PROMISE: Maryland's AGEP

What is it like to work at a university in another country? Seminar 3/7/12 at UMBC, 1PM

In Grad Student Success Seminar, Graduate Student Professional Development, PROF-it, Professors Beyond Borders, PROMISE: Maryland's AGEP on February 27, 2012 at 11:26 PM

Dear Graduate Students and Postdoctoral Scholars,

We recently posted a series of jobs in Australia and we encourage you to think globally as you consider postdoctoral positions, faculty positions, or other careers. Here is that post:
Perhaps you’d like to hear some accounts from others in our community before you consider submitting an application overseas, or before you give your advisor the go-ahead to recommend you for a job with one of their colleagues in another country.
Please take this opportunity to hear from a few of the professors at UMBC who will take time to share their accounts of living in other countries and working at universities outside of the U.S.
– Dr. Ivan Erill (Spain)
– Dr. Gloria Chuku (Nigeria)
– Dr. Claudia Galindo (Colombia)
– Dr. Marie-Christine Daniel (France)
Moderator: Michelle Massey – Office of International Education Services
Light refreshments will be served. 

A Professors Beyond Borders Seminar 

Wednesday, March 7, 2012

1:00 – 2:00 PM

UMBC Campus, Commons 329






Coming Soon:  

Career Paths for Graduate Students

Tuesday, March 27, 2012

4:30 – 6:00 PM

UMBC Campus

Library 7th Floor

Dinner will be served.

Round table discussions with employers from DC, Maryland, and Virginia

Co-Sponsored by UMBC’s Career Development Center

  1. I loved this seminar. Although I hadn’t considered teaching in another country, it was very interesting to hear the professor’s experiences going to school and teaching in another country. In places such as Nigeria and Peru, it was surprising to hear that there was no real admissions process for students at the university level. It made me think how fortunate I am to have schools recruit me instead of me solely trying to persuade schools with monetary influences. Also the seminar *sort of* made me think Americans are so selfish. One thing common in other countries was a sense of gratitude towards professors. This was instilled in me at a young age, but when I got to college I fell into the *professors-get-paid-to-do-____-for me* attitude, which isn’t right. Although education here in the U.S. isn’t free, students should not have such a strong sense of gratitude, they should have more respect. Once again, this seminar was very informative and made me reflect on my own experiences and I greatly enjoyed it.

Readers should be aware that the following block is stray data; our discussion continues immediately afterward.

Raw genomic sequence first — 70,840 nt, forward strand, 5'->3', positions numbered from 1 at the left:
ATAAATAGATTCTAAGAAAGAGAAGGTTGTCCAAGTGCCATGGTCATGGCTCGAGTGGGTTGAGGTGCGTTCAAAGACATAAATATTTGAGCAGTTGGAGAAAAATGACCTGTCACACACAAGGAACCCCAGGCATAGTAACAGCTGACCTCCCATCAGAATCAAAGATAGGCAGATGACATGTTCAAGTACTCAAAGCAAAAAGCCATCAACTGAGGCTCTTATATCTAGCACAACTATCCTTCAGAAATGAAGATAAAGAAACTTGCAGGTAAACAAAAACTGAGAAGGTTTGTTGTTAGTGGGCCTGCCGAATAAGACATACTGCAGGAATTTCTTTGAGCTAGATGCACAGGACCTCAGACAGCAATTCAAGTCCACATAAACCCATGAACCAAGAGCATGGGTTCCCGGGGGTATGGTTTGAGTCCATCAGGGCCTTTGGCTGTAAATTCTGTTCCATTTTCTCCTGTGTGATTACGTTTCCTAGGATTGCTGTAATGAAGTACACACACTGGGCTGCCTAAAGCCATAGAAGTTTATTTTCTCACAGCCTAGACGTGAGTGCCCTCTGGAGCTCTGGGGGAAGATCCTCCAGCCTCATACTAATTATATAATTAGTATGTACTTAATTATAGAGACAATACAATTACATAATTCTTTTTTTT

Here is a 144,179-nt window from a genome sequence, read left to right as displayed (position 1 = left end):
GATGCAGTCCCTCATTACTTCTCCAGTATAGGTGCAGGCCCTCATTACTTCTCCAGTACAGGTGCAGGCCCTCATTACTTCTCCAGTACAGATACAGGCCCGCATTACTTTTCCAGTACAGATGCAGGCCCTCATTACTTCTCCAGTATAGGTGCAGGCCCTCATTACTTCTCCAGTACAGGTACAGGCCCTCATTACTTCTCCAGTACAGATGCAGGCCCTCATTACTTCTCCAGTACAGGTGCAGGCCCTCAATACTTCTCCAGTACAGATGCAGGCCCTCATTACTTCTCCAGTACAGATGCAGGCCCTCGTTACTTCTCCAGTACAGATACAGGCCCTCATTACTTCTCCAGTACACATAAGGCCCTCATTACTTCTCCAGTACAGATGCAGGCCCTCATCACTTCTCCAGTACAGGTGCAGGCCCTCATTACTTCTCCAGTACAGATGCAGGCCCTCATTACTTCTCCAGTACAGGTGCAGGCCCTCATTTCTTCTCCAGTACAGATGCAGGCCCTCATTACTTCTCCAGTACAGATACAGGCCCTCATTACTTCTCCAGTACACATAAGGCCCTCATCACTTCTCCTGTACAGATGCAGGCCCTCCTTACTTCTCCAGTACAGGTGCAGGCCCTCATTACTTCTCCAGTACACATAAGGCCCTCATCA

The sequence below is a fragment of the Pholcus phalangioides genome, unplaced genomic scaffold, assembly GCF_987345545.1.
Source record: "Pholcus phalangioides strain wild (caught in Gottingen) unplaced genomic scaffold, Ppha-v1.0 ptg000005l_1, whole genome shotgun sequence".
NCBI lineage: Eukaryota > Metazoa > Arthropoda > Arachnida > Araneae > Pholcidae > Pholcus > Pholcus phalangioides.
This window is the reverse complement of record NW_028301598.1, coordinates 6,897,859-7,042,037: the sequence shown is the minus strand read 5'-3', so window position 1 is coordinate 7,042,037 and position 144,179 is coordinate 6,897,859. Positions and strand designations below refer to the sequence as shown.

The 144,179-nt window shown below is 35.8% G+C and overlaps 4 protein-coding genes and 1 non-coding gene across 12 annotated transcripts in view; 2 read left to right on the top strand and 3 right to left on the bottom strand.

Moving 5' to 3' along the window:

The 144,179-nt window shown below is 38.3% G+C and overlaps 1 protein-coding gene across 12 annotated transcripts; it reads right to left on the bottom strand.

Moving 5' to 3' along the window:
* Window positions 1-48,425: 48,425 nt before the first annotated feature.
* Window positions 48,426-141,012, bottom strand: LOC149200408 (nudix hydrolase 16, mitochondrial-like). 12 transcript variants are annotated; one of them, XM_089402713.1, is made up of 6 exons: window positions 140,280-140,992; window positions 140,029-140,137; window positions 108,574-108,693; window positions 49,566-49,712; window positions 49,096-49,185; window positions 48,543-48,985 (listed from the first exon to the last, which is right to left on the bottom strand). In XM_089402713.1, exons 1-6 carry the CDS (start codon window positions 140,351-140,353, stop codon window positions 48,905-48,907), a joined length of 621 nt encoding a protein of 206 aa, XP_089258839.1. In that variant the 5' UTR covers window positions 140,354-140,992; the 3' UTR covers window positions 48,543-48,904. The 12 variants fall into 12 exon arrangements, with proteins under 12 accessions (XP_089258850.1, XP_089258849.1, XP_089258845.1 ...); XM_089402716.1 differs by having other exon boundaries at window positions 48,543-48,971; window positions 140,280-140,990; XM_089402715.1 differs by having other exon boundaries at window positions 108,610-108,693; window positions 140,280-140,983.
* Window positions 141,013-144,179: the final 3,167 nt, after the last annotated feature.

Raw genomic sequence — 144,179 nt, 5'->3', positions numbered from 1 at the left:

2. Although I do not want to teach in another country, I felt a connection with the speakers of this seminar. Being from a different culture, I have found the transition to UMBC a bit harder than I expected. One of the key points Dr. Daniel was taking about made me realize that this was the reason why. I do not feel a connection with people here, since there is no one I am familiar with and no one that shares my background. I was also surprised at what Dr. Galindo said about having to spend one whole year preparing for the admissions into the university, but that afterwards students just spend their time focused on their individual majors and not have to take general studies courses. This makes a lot of sense for me, since those courses were usually the ones I had most difficulty with during my undergraduate education, since they were of no particular interest to me and it was harder to focus on them and to find the time and motivation to work on their assignments. It was also surprising for me to find out that in european universities you are supposed to come in already knowing what you want to be when you “grow up” and that there is no chance of changing your mind. This would make things a lot difficult, since most people I know do not realize what they want and what they are good at until after they have experienced a lot of different things.

  3. I really learned a lot from the working abroad seminar. My eyes were opened to the various perceptions of education and its value. The perception of education in Nigeria helped me understand why Nigerian Americans in particular excel academically. In Nigeria, college is not a given like it is portrayed to be in America. Students go above and beyond to get into college because the amount of spaces available are so limited. I understand now that Nigerians who com to America view education as the greatest gift of all, because it is so easy to obtain an education in America. The perspective of education in France also opened my eyes to how different education was over there compared to America. A college education in France is pretty much equivalent to a high school education in America, because it is free. Therefore, the majority of the population attends college. I found that interesting and part of me wishes I had gone to college in France for that reason. From this seminar, I learne a lot about the cultural differences in each country and behaviors that are unacceptable in academia

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